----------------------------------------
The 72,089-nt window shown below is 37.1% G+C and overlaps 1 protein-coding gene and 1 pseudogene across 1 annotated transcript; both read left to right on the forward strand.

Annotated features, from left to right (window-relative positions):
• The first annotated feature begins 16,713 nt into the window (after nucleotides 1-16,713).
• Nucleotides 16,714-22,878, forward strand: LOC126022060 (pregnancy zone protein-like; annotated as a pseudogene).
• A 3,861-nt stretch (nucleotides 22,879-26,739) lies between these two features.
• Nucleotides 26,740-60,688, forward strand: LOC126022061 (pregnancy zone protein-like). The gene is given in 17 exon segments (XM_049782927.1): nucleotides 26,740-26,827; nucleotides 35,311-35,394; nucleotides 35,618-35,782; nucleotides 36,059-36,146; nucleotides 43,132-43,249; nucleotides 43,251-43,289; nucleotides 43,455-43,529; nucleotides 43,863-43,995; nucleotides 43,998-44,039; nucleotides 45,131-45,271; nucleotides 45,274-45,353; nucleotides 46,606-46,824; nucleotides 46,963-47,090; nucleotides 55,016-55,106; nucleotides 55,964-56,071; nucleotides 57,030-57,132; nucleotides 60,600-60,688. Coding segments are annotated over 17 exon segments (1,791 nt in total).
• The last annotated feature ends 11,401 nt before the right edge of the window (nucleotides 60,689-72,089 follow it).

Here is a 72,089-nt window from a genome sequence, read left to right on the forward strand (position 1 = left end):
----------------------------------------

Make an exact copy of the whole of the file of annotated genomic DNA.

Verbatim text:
The 72,089-nt window shown below is 37.1% G+C and overlaps 1 protein-coding gene and 1 pseudogene across 1 annotated transcript; both read left to right on the forward strand.

Annotated features, from left to right (window-relative positions):
• The first annotated feature begins 16,713 nt into the window (after nucleotides 1-16,713).
• Nucleotides 16,714-22,878, forward strand: LOC126022060 (pregnancy zone protein-like; annotated as a pseudogene).
• A 3,861-nt stretch (nucleotides 22,879-26,739) lies between these two features.
• Nucleotides 26,740-60,688, forward strand: LOC126022061 (pregnancy zone protein-like). The gene is given in 17 exon segments (XM_049782927.1): nucleotides 26,740-26,827; nucleotides 35,311-35,394; nucleotides 35,618-35,782; nucleotides 36,059-36,146; nucleotides 43,132-43,249; nucleotides 43,251-43,289; nucleotides 43,455-43,529; nucleotides 43,863-43,995; nucleotides 43,998-44,039; nucleotides 45,131-45,271; nucleotides 45,274-45,353; nucleotides 46,606-46,824; nucleotides 46,963-47,090; nucleotides 55,016-55,106; nucleotides 55,964-56,071; nucleotides 57,030-57,132; nucleotides 60,600-60,688. Coding segments are annotated over 17 exon segments (1,791 nt in total).
• The last annotated feature ends 11,401 nt before the right edge of the window (nucleotides 60,689-72,089 follow it).

Here is a 72,089-nt window from a genome sequence, read left to right on the forward strand (position 1 = left end):